Former Obama Press Secretary Robert Gibbs surfaced Tuesday morning on MSNBC's "Morning Joe" and may have tipped the Democrats' strategy regarding how they plan to attack newly-announced GOP candidate Rick Perry: label him a flip-flopper and try to paint him as a crazed Tea Partier and, yes, even a birther.
Responding to a question from Mark Halperin regarding Gibbs's thoughts on some of Perry's comments in Iowa, Gibbs questioned Perry's commitment to America for raising the issue of Texas seceding from the Union in 2009. But that was only the beginning. He then turned to the birther accusation.
“Any day now, Rick Perry will ask to see the president's birth certificate,” Gibbs said. “But, look, these are the kind of crazy arguments that you have and the kind of crazy things that you're going to see much, much more of, as each of the three candidates seeks to outdo each other to pledge allegiance to the tea party to pick this nominee:"
The birther accusation isn't even worth discussing, so what about all the talk of secession? Did Perry really want to pull Texas from the Union?
The Austin American-Statesman covered the controversy back in 2009 when the story was big. According to its report, Perry never advocated secession, but only defended Texas's right to do so (being married to a Texan myself, I can tell you Texas's right to seceed is frequently a boasting point). In fact, the second paragraph of the story says, "The idea of secession — which Perry did not endorse — surfaced suddenly Wednesday after Perry appeared at an anti-tax "tea party" at Austin City Hall, where some in his U.S. flag-waving audience shouted, 'Secede!'"
That's pretty clear. But it goes on:
According to The Associated Press, Perry suggested in response to a reporter's question that Texans might at some point get so fed up with Democratic-led actions in Washington that they would want to secede.
"There's a lot of different scenarios," Perry said. "We've got a great union. There's absolutely no reason to dissolve it. But if Washington continues to thumb their nose at the American people, you know, who knows what might come out of that? But Texas is a very unique place, and we're a pretty independent lot to boot."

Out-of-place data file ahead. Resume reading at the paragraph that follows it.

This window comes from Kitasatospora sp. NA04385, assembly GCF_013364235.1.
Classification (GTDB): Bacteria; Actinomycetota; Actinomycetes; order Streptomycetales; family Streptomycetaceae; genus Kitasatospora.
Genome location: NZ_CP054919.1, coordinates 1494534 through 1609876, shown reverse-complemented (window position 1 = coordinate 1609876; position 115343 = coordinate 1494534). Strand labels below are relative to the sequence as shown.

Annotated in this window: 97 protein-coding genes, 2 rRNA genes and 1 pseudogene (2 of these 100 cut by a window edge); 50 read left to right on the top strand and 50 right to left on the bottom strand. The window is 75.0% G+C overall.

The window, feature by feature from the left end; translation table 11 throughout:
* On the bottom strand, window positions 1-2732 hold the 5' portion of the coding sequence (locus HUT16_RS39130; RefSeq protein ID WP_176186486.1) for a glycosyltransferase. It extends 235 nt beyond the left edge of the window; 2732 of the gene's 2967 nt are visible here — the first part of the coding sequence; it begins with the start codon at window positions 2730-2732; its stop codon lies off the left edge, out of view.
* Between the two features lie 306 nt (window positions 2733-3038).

On Thursday, Perry called potential secession a "side issue of Texas history. ... We are very proud of our Texas history; people discuss and debate the issues of can we break ourselves into five states, can we secede, a lot of interesting things that I'm sure Oklahoma and Pennsylvania would love to be able to say about their states, but the fact is, they can't because they're not Texas."
A Perry spokeswoman said Perry believes Texas could secede if it wanted.
As the Statesman points out, defending a right to do something and advocating for it are two very different things.
The comments by Gibbs were in response to Perry allegedly questioning Obama's patriotism. Perry said on Monday that Americans want a “president who is passionate about America." When asked later if President Obama loves America, Perry told a reporter to “go ask him."
He wasn't done, though. Later he questioned the president's fitness to be commander-in-chief:
“I think the military men and women respect the commander in chief regardless of who it is. I think they really like to see a person who’s worn the uniform in that office and, you know, I think that’s just a true statement and I wouldn’t back up off of it an inch,” Perry told a group of reporters trailing him on Monday. “Go ask your veterans if they’d rather see somebody who’s never served as the commander in chief.”
Welcome to campaign season.